School districts across the county collectively have spent nearly $17 million of their own money, private donations and state funding to buy supplies and technology needed for COVID-19 preparedness and distance learning.
Although district officials feel better supplied than they did in the early days of the pandemic, it comes at a significant cost, diverting money spent on traditional education expenses. Meanwhile, delays are adding to the crisis as districts spend big money on technology that might not materialize for months, leaving some students without resources to take classes remotely.
Across the nation public schools have spent between $199 billion and $246 billion to respond to the pandemic, which includes increased costs and loss of state revenue, according to the Learning Policy Institute, a nonprofit research organization.
Clear Creek Independent School District, the largest in the county, spent the most on pandemic- related acquisitions with $5.5 million for technology alone and another roughly $4 million on cleaning supplies and additional staff, according to district records.
Most other school districts spent between $1 million and $3 million on technology, cleaning supplies, masks, Plexiglas barriers and other equipment, according to records.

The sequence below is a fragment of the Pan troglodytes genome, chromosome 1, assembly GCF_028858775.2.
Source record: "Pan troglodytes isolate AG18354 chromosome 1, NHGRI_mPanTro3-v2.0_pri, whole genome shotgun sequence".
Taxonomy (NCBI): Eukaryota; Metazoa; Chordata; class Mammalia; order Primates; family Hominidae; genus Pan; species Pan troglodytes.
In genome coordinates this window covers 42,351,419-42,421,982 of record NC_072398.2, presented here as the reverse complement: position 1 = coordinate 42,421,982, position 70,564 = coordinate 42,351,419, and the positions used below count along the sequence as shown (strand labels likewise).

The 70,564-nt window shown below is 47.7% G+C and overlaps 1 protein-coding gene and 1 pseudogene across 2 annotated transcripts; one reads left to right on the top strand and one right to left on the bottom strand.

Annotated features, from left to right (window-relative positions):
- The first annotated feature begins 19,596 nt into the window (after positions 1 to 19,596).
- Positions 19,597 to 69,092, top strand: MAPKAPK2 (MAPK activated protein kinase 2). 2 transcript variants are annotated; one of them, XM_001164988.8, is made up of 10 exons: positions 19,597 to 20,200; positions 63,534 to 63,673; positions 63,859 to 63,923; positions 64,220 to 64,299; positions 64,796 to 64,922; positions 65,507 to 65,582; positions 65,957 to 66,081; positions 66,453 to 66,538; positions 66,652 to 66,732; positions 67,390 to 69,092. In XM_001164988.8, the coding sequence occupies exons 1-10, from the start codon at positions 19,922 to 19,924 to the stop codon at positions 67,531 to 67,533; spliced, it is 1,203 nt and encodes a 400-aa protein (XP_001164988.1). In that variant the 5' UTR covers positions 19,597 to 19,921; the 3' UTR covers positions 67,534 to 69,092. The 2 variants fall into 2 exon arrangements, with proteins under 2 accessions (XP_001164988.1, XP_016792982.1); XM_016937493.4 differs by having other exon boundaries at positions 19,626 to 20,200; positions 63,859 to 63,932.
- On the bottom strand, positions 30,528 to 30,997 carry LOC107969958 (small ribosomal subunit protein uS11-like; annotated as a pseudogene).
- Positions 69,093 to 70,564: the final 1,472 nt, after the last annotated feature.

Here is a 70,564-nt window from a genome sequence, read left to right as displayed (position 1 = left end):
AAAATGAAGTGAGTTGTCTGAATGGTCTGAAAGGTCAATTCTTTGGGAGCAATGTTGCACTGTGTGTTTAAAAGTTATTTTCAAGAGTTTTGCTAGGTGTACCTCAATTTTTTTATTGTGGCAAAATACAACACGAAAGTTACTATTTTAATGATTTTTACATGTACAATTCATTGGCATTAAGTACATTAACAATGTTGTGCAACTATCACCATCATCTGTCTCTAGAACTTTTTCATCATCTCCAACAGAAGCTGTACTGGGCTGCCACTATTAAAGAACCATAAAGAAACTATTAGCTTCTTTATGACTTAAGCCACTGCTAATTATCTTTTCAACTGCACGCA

WHAT THEY’RE BUYING
For most districts, technology made up the most significant part of pandemic spending.
Santa Fe Independent School District already had laptops for most students, but needed more and also needed money to get students online with those devices, said Heather Brown, interim director of technology.
“Hot spots were definitely a need,” Brown said. “We are a rural area.” Hot spots allow users to obtain internet access, typically using Wi-Fi technology, via a wireless local-area network.
Districts also spent money on additional cleaning supplies above and beyond the normal expenditures for such items.
Galveston Independent School District is using a germ blast spray on all its surfaces, said Connie Morgenroth, assistant superintendent of business and operations.
“It adheres to the surfaces and it helps anything that comes into contact with them, like viruses, it helps to clear them,” Morgenroth said.
Galveston ISD also will be getting additional technology meant to filter and clean the air, scheduled for delivery next week, Morgenroth said.
The systems, called integrated viral protection, are said to filter the air and add an extra layer of protection for teachers and students indoors.
“Safety of our students is number one,” Morgenroth said. “We want kids back in school if we can get them back safely.”
The school districts have spent some of the money on materials they haven’t yet received.
Like other districts around the county and nation, Hitchcock still is waiting on some of the devices it has purchased that probably won’t arrive until December, Superintendent Travis Edwards said.
Other than technology, the supply chain seems to have caught up to demand, he said.